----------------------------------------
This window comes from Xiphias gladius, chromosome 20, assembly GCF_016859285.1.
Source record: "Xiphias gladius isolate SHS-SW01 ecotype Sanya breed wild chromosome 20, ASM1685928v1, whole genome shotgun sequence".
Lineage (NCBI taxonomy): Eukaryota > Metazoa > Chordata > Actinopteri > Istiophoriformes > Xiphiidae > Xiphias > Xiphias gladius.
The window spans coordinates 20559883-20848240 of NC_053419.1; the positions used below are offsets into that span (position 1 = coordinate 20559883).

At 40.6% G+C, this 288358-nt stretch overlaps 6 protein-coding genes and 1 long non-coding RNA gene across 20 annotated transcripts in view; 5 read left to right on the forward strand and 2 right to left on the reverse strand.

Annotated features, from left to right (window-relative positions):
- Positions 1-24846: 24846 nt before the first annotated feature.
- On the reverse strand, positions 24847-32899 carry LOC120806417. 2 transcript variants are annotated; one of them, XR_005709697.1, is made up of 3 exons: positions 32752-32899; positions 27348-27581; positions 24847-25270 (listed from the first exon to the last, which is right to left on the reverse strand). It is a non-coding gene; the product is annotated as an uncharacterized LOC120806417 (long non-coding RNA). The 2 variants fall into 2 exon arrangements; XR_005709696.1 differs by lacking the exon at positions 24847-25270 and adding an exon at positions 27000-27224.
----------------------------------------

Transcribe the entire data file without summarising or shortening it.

This window comes from Xiphias gladius, chromosome 20, assembly GCF_016859285.1.
Source record: "Xiphias gladius isolate SHS-SW01 ecotype Sanya breed wild chromosome 20, ASM1685928v1, whole genome shotgun sequence".
Lineage (NCBI taxonomy): Eukaryota > Metazoa > Chordata > Actinopteri > Istiophoriformes > Xiphiidae > Xiphias > Xiphias gladius.
The window spans coordinates 20559883-20848240 of NC_053419.1; the positions used below are offsets into that span (position 1 = coordinate 20559883).

At 40.6% G+C, this 288358-nt stretch overlaps 6 protein-coding genes and 1 long non-coding RNA gene across 20 annotated transcripts in view; 5 read left to right on the forward strand and 2 right to left on the reverse strand.

Annotated features, from left to right (window-relative positions):
- Positions 1-24846: 24846 nt before the first annotated feature.
- On the reverse strand, positions 24847-32899 carry LOC120806417. 2 transcript variants are annotated; one of them, XR_005709697.1, is made up of 3 exons: positions 32752-32899; positions 27348-27581; positions 24847-25270 (listed from the first exon to the last, which is right to left on the reverse strand). It is a non-coding gene; the product is annotated as an uncharacterized LOC120806417 (long non-coding RNA). The 2 variants fall into 2 exon arrangements; XR_005709696.1 differs by lacking the exon at positions 24847-25270 and adding an exon at positions 27000-27224.